Tunisian police kill seven militants, including senior commander

TUNIS Tue Feb 4, 2014 1:22pm EST

1 of 3. Tunisian police stand guard near a house in Raoued, a northern suburb of the capital Tunis, February 4, 2014.

Credit: Reuters/Anis Mili

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TUNIS (Reuters) - Tunisian police killed seven Islamist militants, including a senior commander wanted for the assassination of two opposition leaders, after a clash outside Tunis where the armed group had stashed arms and bomb belts.

The raid was one of the deadliest since Tunisian forces cracked down on the banned Islamist militant movement Ansar al-Sharia, whose leader declares allegiance to al Qaeda, and which Washington lists as a foreign terrorist group.

Gun battles broke out late on Monday night when police surrounded a house in the Raoued suburb north of Tunis, leaving one police officer and seven militants dead, the Interior Ministry said, without naming the group.

Among those killed was Kamel Ghadghadi, a senior member of the Ansar al-Sharia, wanted for killing seven soldiers, some of whom had their throats slit, and for assassinating opposition leaders Chokri Belaid and Mohamed Brahmi.

"Ghadghadi is among those killed. This is the best present for Tunisians a year after the murder of Belaid," Interior Minister Lofti Ben Jeddou told reporters at a news conference.

Officials showed reporters a photograph of what they said was Ghadghadi's corpse, wearing a suicide bomb belt. Other explosive material and weapons were also found in the house.

Raoued is a poor district close to luxury beach resorts just outside the capital. Heavily armed counter-terrorism police patrolled near the whitewashed house where the fighting took place, its outer wall pockmarked by bullet holes.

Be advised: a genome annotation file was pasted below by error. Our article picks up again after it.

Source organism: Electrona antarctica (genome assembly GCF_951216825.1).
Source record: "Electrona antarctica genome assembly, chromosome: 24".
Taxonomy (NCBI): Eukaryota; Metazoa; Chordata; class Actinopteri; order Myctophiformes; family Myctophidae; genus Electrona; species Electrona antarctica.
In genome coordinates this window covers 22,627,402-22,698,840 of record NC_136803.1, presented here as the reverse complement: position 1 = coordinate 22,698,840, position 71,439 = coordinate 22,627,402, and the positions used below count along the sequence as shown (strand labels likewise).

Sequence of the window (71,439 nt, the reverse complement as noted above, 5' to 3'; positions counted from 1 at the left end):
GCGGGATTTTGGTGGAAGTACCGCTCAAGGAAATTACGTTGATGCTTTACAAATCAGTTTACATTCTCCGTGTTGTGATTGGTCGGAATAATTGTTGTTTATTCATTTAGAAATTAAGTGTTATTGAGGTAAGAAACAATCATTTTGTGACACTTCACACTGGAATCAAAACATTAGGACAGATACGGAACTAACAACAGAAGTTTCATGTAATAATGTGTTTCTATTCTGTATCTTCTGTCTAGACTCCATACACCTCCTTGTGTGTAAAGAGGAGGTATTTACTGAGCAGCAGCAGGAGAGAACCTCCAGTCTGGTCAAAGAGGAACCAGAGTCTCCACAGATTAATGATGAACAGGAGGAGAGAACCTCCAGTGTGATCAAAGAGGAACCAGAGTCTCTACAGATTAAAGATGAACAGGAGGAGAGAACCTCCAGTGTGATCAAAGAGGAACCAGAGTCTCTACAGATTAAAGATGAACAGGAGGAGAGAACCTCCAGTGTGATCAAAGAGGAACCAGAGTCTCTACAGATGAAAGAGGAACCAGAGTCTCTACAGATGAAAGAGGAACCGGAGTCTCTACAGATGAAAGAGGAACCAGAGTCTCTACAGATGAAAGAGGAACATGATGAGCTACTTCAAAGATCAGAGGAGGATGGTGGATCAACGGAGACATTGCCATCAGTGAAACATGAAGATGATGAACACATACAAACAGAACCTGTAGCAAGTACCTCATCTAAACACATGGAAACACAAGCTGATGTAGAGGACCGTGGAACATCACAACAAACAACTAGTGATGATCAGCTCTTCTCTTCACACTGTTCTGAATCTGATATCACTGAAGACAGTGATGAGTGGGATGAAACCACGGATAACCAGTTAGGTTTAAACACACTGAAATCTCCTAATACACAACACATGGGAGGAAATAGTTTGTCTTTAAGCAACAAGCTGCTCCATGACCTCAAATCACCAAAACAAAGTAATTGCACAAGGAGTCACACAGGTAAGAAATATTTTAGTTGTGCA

Ansar al-Sharia was one of the more radical movements to emerge after Tunisia's 2011 uprising ousted president Zine El-Abidine Ben Ali, whose autocratic regime suppressed and jailed Islamist leaders.

MILITANT CHALLENGE

The rise of ultra-conservative Salafi movements who promote the establishment of an Islamic state has alarmed many in Tunisia, one of the most secular nations in the Arab world with a strong tradition of liberal education.

Ansar al-Sharia was blamed for storming the U.S. embassy in Tunis in late 2012. The moderate Islamist government at the time declared Ansar al-Sharia a terrorist organization after accusing the group of murdering the opposition leaders.

Three years after its Arab Spring uprising, Tunisia is led by a caretaker government that took over after Islamist Ennahda party stepped down in a compromise to end a crisis sparked in part by the killing of Belaid and Brahmi.

Tunisia formally celebrates a new constitution on Friday, with French President Francois Hollande and other dignitaries invited to the ceremony to mark the North African country's progress to democracy.

The threat of Islamist militancy is among the new government's main challenges. A suicide bombing at a beach resort late last year - the first such attack in a decade - underscored Tunisia's vulnerability to jihadi violence.

Tunisian militants have used the turmoil in neighboring Libya to get weapons and training. Some have travelled to Syria to fight for Islamist rebel groups in the civil war there.

(Writing by Patrick Markey; Editing by Gareth Jones)

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Comments (2)
Macedonian wrote:
Looks like the boomerang is back…the fairy story of the Arab spring
is over

Feb 04, 2014 11:19am EST  --  Report as abuse
Yashmak wrote:
Tunisia is the bright spot in the whole “Arab Spring”, a country which has largely managed to maintain law and order on the streets in aftermath of its uprisings.

Feb 04, 2014 12:51pm EST  --  Report as abuse
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